Last update on August 9, 2022 // Source: Amazon API
Rifle Scope Product Details
Sightron SIII SS 6-24x50mm Long Range MOA Reticle Rifle Scope
Sightron SIII SS 6-24x50LRMOA Riflescope Specifications:- Magnification: 6-24X – Object Diameter: 50 – Eye Relief: 3.6-3.8 – Reticle Type: MOA-2 – Click Value: 1/4 MOA – Fov: 16.1-3.9 – Length: 14.96 – Tube Diameter: 30 mm – Windage Elevation Travel: 100 – Weight: 21.90 – Finish: Matte Black – Minutes Per Revolution: 15 – Lens Cover Included: Yes – Fully Multi Coated: Yes (Zact-7 TM 7-Layer).
Rifle Scope Product Features
About the SIGHTRON Company
SIGHTRON is a premium company for weapon scopes, optics, mounting solutions, and other add-ons used for guns like rifles and long guns. They style and make their scopes and related products by making the most of materials which are long lasting and resilient. This includes the Sightron SIII SS 6-24x50mm Long Range MOA Reticle Rifle Scope by SIGHTRON. For more shooting items, visit their website.
Rifle scopes allow you to specifically align a rifle at various targets by aligning your eye with the target at range. They accomplish this through magnification using a set of lenses within the scope. The scope’s positioning can be adapted to account for varied natural elements like wind and elevation to make up for bullet drop.
The scope’s purpose is to help the shooter understand exactly where the bullet will hit based upon the sight picture you are seeing with the scope as you align the scope’s crosshair or reticle with the intended point of impact. Most contemporary rifle scopes and optics have about 11 parts which are located inside and outside of the optic. These optic pieces include the rifle scope’s body, lenses, windage turrets, objective focus rings, and other parts. See all eleven parts of an optic.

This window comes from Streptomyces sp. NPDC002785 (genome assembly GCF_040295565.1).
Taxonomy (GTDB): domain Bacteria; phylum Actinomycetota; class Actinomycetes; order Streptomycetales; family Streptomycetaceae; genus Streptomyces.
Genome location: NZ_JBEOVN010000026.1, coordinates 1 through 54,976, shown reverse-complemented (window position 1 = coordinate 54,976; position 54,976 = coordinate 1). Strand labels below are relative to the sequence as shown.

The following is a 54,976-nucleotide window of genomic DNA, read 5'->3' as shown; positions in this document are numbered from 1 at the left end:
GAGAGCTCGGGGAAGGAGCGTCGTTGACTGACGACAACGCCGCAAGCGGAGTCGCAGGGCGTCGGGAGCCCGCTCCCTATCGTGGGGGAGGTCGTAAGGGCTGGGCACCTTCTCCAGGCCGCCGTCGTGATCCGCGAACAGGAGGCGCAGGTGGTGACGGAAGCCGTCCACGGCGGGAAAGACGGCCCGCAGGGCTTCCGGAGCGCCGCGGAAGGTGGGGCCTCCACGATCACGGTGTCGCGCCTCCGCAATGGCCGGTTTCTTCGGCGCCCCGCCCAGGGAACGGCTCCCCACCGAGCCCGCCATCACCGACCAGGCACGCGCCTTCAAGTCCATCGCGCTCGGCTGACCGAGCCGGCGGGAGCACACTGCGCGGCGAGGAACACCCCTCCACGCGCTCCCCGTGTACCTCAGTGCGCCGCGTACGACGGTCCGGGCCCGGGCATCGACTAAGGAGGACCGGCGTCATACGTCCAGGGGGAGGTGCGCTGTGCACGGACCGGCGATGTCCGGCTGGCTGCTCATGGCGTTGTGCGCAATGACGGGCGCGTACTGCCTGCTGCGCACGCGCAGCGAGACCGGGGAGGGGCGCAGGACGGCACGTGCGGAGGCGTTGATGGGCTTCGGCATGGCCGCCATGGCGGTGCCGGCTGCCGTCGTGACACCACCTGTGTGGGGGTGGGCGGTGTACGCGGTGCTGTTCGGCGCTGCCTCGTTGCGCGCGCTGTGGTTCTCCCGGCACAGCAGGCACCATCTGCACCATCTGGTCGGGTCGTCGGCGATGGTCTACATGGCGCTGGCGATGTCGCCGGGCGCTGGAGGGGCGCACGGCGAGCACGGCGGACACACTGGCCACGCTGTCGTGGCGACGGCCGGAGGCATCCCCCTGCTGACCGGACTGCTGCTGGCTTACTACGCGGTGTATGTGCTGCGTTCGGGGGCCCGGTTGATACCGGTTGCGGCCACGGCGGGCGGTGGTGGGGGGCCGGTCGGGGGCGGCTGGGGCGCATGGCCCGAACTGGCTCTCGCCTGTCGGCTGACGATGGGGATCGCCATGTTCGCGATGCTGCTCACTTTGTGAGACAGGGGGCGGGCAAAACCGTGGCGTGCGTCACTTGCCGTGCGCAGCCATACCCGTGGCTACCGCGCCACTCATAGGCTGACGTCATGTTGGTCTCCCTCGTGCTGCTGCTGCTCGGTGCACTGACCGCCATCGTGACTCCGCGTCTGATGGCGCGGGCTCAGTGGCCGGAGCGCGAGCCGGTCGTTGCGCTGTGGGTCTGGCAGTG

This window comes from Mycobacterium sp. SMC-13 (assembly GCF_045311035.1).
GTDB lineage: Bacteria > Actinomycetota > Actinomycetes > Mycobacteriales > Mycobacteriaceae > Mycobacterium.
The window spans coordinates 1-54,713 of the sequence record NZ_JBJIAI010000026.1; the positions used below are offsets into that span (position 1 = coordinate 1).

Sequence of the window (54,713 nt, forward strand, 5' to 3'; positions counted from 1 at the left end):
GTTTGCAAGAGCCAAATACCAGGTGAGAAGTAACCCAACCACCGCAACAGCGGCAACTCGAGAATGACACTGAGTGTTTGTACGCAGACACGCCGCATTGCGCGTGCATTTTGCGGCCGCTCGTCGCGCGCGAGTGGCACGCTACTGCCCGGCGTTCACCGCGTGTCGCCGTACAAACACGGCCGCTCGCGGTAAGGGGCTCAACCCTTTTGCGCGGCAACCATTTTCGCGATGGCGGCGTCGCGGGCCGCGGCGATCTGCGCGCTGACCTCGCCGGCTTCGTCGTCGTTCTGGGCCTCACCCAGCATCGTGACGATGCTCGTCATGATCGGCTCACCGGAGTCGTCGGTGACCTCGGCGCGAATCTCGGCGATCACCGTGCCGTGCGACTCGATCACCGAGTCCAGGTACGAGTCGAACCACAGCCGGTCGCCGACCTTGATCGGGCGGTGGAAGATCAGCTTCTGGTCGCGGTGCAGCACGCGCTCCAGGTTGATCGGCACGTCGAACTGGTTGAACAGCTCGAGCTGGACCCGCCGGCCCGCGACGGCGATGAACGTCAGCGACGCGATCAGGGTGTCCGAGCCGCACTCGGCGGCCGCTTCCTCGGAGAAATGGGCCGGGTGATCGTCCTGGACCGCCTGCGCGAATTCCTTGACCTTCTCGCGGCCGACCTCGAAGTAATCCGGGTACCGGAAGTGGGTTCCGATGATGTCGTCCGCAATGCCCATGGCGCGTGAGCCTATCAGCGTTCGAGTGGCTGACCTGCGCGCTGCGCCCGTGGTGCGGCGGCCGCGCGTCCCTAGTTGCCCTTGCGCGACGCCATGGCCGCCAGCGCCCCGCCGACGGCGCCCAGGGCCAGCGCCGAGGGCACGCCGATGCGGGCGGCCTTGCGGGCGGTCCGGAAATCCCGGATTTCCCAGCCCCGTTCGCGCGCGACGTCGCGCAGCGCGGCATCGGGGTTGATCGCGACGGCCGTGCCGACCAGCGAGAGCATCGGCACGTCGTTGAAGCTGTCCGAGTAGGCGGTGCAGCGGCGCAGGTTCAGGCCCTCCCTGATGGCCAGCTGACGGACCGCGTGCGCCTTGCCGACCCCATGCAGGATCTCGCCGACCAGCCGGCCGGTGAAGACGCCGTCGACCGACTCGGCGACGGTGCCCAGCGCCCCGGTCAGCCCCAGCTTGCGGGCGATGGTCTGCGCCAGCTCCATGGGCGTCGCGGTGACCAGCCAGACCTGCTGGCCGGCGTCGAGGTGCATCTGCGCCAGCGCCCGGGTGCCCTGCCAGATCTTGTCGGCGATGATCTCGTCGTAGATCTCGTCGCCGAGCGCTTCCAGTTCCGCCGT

Rifle Optic Varieties
Rifle scopes can be either “first focal plane” or “second focal plane” type of scopes. Opting for the optimal type of rifle optic is based around what type of shooting you plan to do.
Info About First Focal Plane Optics
Focal plane scopes (FFP) come with the reticle in front of the zoom lens. This triggers the reticle to increase in size based on the amount of zoom being used. The result is that the reticle measurements are the same at the enhanced range as they are at the non amplified distance. One tick on a mil-dot reticle at one hundred yards with no “zoom” is still the same tick at one hundred yards with 5x “zoom”. These kinds of scopes work for:
- Quick acquisition, long distance types of shooting
- Shooting situations where estimations are minor
- Experienced shooters who understand their aim point “hold over” plus “lead” equations for their long guns
- Shooters who don’t mind the reticle is enlarged and requires more visual eyesight space than a SFP reticle
About Second Focal Plane Scopes